Mens Health Month continues with our look into depression and suicide awareness
Depression isn’t just a bad mood, a rough patch, or the blues. It’s an emotional disturbance that can affect your whole body and in turn your overall health.
It is clear that depression proves there is a connection between the mind and body. Your brain chemicals and stress hormones are out of balance. Your sleep, appetite, and energy level are disturbed.
Research has even suggested that men with depression are more likely to develop heart disease (read more about heart disease in our post here).
Depression is More Common in Men
Experts previously believed that depression affected far more women than men. But that may just be men’s tendency to hide their feelings, whether happy or otherwise, or express those feelings in ways different than women’s.
Instead of showing sadness or crying, men can get angry or show aggression, they feel it’s not OK for them to say, ‘I’m depressed,’ so they cope in other ways, like drinking too much.
Men are also less likely to seek help for depression. Traditionally is it thought to be a weakness to show that you’re in emotional pain, and it can be difficult for a man to talk about his feelings. Recently men are being encouraged to talk about their feelings, with mental health campaigns being in the spotlight in many employer’s wellbeing agendas.
The results of depression can be tragic. Statistics show that women attempt suicide more often, but men are unfortunately more successful at completing it. Suicide is the eighth leading cause of death among all men; and for young men it’s even higher. Which is a frightening statistic!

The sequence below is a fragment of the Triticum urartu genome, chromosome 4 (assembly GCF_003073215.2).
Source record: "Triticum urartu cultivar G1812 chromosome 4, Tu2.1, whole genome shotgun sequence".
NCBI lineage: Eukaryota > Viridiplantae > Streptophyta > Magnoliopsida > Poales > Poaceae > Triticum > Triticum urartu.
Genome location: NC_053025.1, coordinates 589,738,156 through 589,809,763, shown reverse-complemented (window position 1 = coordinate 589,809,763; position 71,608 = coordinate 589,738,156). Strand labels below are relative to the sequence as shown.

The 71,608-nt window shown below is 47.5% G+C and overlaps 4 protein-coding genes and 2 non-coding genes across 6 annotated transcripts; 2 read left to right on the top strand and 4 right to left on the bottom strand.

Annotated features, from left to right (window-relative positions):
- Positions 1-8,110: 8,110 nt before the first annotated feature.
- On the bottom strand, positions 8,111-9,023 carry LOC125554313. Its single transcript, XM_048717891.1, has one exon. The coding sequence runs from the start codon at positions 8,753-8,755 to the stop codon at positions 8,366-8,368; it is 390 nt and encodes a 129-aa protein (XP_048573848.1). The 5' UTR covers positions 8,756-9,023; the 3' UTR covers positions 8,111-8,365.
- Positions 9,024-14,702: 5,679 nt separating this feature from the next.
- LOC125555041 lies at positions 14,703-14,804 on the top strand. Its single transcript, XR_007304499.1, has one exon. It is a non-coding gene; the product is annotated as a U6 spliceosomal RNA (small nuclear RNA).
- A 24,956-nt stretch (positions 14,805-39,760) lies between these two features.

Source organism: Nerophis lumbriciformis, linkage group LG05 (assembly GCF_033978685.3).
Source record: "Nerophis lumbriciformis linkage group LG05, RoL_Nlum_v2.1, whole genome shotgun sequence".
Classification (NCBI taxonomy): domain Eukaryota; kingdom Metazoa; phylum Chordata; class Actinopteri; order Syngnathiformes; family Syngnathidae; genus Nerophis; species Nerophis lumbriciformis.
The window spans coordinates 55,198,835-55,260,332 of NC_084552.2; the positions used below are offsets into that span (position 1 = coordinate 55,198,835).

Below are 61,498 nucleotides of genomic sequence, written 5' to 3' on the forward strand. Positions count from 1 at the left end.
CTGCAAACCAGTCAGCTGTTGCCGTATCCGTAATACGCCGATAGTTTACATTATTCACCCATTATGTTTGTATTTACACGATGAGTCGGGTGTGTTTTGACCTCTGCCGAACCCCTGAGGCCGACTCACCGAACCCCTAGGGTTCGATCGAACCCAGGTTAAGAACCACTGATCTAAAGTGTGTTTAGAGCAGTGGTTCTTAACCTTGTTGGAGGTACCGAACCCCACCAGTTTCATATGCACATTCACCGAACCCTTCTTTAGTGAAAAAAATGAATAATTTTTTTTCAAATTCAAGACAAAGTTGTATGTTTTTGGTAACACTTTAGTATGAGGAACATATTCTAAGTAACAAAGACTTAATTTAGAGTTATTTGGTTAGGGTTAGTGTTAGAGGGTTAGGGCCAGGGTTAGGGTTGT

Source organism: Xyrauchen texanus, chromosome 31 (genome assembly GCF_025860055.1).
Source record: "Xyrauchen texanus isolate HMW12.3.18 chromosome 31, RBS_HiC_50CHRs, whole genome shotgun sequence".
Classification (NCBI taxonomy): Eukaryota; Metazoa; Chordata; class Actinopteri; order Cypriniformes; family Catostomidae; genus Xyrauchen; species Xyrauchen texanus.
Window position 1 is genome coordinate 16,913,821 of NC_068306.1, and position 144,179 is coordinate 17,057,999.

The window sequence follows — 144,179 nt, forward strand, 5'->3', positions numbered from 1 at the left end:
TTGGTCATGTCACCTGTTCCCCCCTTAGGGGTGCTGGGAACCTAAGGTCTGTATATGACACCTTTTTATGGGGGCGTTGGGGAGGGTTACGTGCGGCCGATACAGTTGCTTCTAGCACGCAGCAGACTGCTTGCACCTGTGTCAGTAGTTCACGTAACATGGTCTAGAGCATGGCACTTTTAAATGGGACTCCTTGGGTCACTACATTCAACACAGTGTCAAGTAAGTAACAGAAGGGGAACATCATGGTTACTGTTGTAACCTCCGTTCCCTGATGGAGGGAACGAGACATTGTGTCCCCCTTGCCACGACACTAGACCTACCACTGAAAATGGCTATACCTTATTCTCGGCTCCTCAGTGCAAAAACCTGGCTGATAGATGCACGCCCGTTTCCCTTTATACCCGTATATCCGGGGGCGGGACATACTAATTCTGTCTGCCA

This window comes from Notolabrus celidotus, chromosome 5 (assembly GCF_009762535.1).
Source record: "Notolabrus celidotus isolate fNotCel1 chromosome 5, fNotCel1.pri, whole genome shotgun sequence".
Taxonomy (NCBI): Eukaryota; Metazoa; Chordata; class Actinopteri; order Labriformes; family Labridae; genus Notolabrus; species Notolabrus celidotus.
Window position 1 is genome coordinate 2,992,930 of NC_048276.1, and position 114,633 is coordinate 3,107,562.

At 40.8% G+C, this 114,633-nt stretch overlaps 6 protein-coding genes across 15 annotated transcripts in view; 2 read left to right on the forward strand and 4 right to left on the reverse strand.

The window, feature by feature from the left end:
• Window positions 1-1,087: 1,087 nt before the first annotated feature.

Most men and women respond well to depression treatment with medication, therapy, or both. If you think you might be depressed, reach out to your doctor or someone close to you, and seek help.
Holistic Treatments for Depression
Some natural additions to your diet can help to ease anxiety and depression, such as:
- Zinc – a nutrient linked with mental functions such as learning and behaviour. Low levels of blood zinc are associated with depression.
- Saffron – this spice which is derived from the crocus flower has been shown to be effective in treating mild to moderate depression.
- Omega-3 fatty acids – a healthy type of fat found in fish such as salmon, trout, and sardines. Research has found that people who have low levels of two brain chemicals found in fish oil supplements may be at an increased risk of depression.
- St. John’s wort – this has been linked with increasing the amount of serotonin in the body. Serotonin is a feel-good chemical in the brain that people with depression are often low in.
Many holistic practices can work wonders for treating depression, as one of the core parts of holistic treatment is relaxation. Other therapies that can help are:
- ‘Talking’ therapies, such as psychotherapy and counselling
- Ayurvedic medicine
- Traditional Chinese medicine
- Art therapy
- Cognitive behavioural therapy (CBT)
Of course, as with many health conditions, a healthy diet and lifestyle may also help. It could be as simple as taking a walk, doing some exercise or talking it out with a loved one.